Regardless of where you take the exam, the schedule is the same. So, if the exam is being held on a Tuesday 9AM in Toronto – you will take it on that same Tuesday at 9AM wherever you are in the world.

Now let’s be clear about one REALLY IMPORTANT thing:

Exam Results

Examinations are graded on a pass/fail basis (i.e. 50% is considered a pass).  Results will be released approximately 10-12 weeks from the date of the last scheduled exam of each session.  (emphasis added).

 

You don’t need to blow this thing out of the park. You just have to pass and a pass is 50%. Even though they’re asking for everything except your first born, the NCA is not looking for legal geniuses. They are looking for minimal competence. They want people who can read English and understand how common law works and understand how to apply the law to facts in a minimally competent way.

The exams can be challenging, but they’re not impossible. Use whatever resources you have available to help you understand the information. If it’s not the right time to take the exams due to family obligations or work commitments – just wait. I think you have something like 2 years from the time you get your NCA assessment back to obtain the Certificate of Qualification. UPDATE: You have five years to complete the assessed courses. (However, anecdotally, I would imagine that the longer you take, the less likely it is that you will actually complete the exams.) Take your time. Do it right. You’ll do great!

A Word Re Timing

I applied for my NCA assessment in February 2013. I heard back in about six weeks, just before the close of the application for the May exams that year. I debated for awhile about sitting for the May exams just to get it over with, but I didn’t think I would have enough time to study properly. I ended up sitting for and taking my four exams in August 2013. When the NCA says that results will take 10-12 weeks, what they really mean is results will take 12 weeks, but we like to be optimistic. I received my results approx. 12 weeks later, but it was too late to enter the licensing process in Ontario at that time, so I had to wait until the March 2014 process opened in January or so to start that process.

Although the NCA is part of the Federation of Law Societies, it does not coordinate its exam dates and the dates for releasing its results with the individual law societies. So, just keep that in mind if you have a “drop dead” date by when you need to be done with everything.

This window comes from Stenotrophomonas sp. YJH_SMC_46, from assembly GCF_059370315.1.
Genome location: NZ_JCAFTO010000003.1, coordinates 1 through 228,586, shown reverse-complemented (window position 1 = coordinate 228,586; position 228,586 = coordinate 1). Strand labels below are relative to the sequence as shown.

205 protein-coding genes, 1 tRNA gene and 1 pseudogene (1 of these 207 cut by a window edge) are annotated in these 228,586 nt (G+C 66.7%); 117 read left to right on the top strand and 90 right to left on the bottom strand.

Anyway – at the end, I received a very short email indicating that I had passed all of my exams and that my Certificate of Qualification was in the mail.

At the end of the day, I spent about $1600 for a piece of paper to tell me that my law school education was roughly equivalent to that received by Canadian students. If I were making the rules, I think I would just make the bar exam harder and let anyone sit for it because I fundamentally believe that increasing the barriers to entry into the legal field is bad for lawyers. I was fortunate that I had a job lined up and was able to expense a lot of the costs associated with becoming a lawyer in Canada, but I know it’s a much harder process for most and I don’t honestly see why that has to be the case.

Have you been through the NCA process? Do you have any tips/tricks to share?

Check out my first post on Foreign Trained lawyers

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48 thoughts on “Foreign Trained Lawyers Series: Don’t let the NCA get you down”

  1. Hi Valarie,

    I recently received my NCA assessment and due to the nature of my degree (distance-ed), I was granted two years of required in-class modules to complete. However I had submitted letters from the schools affiliated with my university where I obtained my law degree indicating the number of hours I was in class and the nature of the courses. The NCA’s response is that the schools are not law schools, and therefore, not considered in the assessment for mode of study. However, on the NCA website, it explicitly says that if the schools where the courses were taken are officially affiliated with the university (which they are), the in-class time will be taken into consideration. From the experiences of those around you, would you say that the chance of reducing the requirement of school to one year is high if I submit an appeal? It is very frustrating considering I did not actually complete the degree via distance education and my professors are renown in England and Wales.

    Thanks for your help in advance.

    Kind regards,
    K

    1. Hi K –

      I’m sorry to hear that you did not like the assessment you got from the NCA. I do not personally know anyone who has gone through the appeal process, so I have limited information available, but in a situation like this – where going through the appeal may substantially reduce the number of courses you have to take – I think that it’s a worthwhile endeavor. It’s difficult to know, though, how that’s going to turn out because I generally found the entire process to be a bit of a black box. It may be helpful to contact the NCA office directly before you file the appeal. I found that they did try to be helpful and you may be able to explain things better to them over the phone or at least find out if there’s additional information that you can provide that would help them. I’m sorry I can’t be of more help – good luck with the process and let us know how it goes!